All is fair in love and loyalty

Too often we mistake the effects of love and not its cause.

Logan Zeppieri, Opinions Editor

Some time ago, I was sitting by a fire listening to a friend give a sermon on the importance of value. One of his more peculiar qualities is the ability to speak about every other topic and travel along every other rabbit trail except the very point he set out to explain. It is similar to calling an ostrich or a penguin a bird. The thing that seems essential to a bird, flight, is the very thing they cannot do.

But by some miracle or coincidence, the very circumlocution of his thoughts were the only sort of way to speak about value. We can only capture it out of the corner of our eye, or obtain it the very moment we are no longer interested. It is like Alice in Wonderland who, after failing to catch up to the queen, turns away from the queen only to quickly catch the hem of the her dress. To add value we must not seek value, but seek love.

However, anyone who has sought love has managed to find that it can only be caught out of the corner of our eye. Just as we cannot add a smidge of value by seeking value, we cannot find love by seeking love. To find love, or to make something loveable, you must have already been loyal.


Humanity has a strange habit of seeing the world as it is, learning from it, then going out and doing exactly the opposite. When you ask a person their thoughts about love, you will often get a flurry of answers that range from feelings you have to sacrifices you ought to make, protests you ought to join to considerations for others you should entertain. It is all emotions and actions, but no description or demonstration.

G.K. Chesterton made this as clear as day by giving examples of love. A mother gives a bow to her daughter not because the daughter is ugly without it. A lover does not give a necklace to a woman to hide her neck. A soldier does not lay down his life so that his country is not great without it. It is to put the whole situation on its head. A mother gives a bow to her daughter, or a lover a necklace or a soldier his life because there is already love. What Chesterton points out so clearly is that it is a love akin to loyalty.


When we examine Scripture, we capture the same mistakes. We read the parable of the Good Samaritan, and instantly conjure images of loving others by seeking to address their medical needs. We think of the Great Commission, and instantly conjure images of going to the ends of the world and converting the lost. We think of the woman, caught in the act of adultery and Christ having mercy upon her. But in all of this we have failed to see what is love—we have mistaken the effect for the cause.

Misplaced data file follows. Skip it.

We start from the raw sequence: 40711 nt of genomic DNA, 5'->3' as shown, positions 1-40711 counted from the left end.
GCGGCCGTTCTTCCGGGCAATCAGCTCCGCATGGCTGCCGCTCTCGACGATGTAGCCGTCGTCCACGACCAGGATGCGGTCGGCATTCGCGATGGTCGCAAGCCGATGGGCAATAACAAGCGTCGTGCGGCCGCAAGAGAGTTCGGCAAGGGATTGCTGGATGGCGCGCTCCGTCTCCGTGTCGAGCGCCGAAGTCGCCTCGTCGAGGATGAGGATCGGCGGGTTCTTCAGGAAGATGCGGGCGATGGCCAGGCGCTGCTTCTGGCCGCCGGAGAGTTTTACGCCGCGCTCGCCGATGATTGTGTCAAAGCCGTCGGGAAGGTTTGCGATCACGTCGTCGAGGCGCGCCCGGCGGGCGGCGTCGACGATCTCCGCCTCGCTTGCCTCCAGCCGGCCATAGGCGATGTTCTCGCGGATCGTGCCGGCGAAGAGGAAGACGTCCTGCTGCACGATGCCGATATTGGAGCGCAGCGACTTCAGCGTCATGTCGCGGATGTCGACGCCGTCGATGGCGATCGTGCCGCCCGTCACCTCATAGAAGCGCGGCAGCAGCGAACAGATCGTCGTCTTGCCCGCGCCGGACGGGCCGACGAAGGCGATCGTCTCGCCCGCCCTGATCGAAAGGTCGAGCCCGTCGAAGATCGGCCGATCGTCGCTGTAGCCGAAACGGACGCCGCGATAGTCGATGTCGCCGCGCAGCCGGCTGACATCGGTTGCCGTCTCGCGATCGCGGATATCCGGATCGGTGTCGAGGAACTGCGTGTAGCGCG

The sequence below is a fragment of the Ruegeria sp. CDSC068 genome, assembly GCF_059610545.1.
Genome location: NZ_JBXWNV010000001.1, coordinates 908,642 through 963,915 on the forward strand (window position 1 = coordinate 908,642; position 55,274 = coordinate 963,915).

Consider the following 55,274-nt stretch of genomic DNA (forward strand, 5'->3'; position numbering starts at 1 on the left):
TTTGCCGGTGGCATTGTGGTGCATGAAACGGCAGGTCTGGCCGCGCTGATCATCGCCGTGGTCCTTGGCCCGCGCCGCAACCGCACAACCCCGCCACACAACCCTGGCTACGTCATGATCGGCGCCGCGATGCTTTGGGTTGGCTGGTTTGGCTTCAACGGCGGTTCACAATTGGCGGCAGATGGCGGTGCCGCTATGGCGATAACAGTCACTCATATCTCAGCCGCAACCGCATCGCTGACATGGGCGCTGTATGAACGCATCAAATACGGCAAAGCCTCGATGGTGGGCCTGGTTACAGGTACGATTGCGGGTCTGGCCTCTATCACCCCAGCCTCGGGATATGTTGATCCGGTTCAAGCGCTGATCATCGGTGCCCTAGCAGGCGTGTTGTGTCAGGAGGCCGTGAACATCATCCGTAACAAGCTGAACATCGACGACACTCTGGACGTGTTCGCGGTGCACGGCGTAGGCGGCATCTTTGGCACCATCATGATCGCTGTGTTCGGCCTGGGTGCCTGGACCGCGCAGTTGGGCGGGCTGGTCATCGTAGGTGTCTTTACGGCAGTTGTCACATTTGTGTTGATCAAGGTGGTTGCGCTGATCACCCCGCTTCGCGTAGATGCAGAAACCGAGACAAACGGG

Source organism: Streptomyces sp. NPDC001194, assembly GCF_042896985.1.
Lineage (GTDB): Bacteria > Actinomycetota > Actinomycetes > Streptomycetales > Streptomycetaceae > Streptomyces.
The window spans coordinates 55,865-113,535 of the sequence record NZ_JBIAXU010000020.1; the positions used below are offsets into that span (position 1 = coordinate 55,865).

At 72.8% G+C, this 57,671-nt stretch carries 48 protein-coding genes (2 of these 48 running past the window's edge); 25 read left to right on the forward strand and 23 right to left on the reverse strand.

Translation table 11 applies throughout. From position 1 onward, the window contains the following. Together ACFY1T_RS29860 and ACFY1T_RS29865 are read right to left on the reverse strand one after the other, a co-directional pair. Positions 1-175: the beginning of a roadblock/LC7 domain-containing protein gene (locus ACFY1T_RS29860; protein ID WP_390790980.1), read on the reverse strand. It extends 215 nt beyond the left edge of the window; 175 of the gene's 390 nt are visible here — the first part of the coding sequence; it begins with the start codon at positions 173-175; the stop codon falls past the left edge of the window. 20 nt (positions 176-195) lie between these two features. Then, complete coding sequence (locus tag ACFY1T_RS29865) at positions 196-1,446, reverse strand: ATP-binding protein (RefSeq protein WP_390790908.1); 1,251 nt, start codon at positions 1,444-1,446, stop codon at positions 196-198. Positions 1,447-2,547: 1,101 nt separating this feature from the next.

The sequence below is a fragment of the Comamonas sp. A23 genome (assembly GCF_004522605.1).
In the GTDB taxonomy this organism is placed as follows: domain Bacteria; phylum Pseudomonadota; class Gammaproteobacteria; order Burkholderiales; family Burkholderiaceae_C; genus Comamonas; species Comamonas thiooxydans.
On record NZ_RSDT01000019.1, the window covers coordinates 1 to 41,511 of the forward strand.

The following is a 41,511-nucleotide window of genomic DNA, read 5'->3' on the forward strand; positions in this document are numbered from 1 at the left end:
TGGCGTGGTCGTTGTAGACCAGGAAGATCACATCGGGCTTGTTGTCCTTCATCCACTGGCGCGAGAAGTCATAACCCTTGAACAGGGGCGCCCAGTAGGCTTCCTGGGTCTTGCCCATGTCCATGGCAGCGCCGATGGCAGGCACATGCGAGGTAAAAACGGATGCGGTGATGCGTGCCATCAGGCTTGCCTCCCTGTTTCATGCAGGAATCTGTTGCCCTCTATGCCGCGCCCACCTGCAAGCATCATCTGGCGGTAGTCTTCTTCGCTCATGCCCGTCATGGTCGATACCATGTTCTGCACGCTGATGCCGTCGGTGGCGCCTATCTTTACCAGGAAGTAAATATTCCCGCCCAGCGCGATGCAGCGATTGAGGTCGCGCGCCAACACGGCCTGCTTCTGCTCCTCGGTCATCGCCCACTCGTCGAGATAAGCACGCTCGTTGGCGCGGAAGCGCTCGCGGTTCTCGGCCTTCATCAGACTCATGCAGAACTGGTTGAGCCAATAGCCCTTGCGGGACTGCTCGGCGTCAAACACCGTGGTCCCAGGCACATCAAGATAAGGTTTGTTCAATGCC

1 John 4:19 reads that we love because God first loved us. And we often conjure an image of Christ’s sacrifice. But that is only half the picture. God’s love begins in the first act of Creation, creatio ex nihilo. God’s first recorded act is creation through love. It is not until Christ that it is consummated in God’s passionate suffering. In both cases we had nothing to give, but everything to gain. No conditions, no stipulations, simply love. And that is the example we are given in Scripture and the example we are told to carry forward in life. To love without condition, to possess a sort of loyalty—to allows others no condition, no stipulation, simply love, so that they have nothing to give and everything to gain.

I spoke about my friend’s sermon because it illustrates this point so well. The story of “Beauty and the Beast” is that something cannot be loveable unless it has first been loved. And when we consider the question of “value”—or even happiness and friendship or any other virtue under the sun—it is all reduced to the greatest of these—love. Can you love? Can you look at a piece of ore and think, “I want to love this metal and see where I can take it?” Can you look at a friend and say, “I’ll be there for you as God is here for me?” Can you love your neighbor akin to loyalty?

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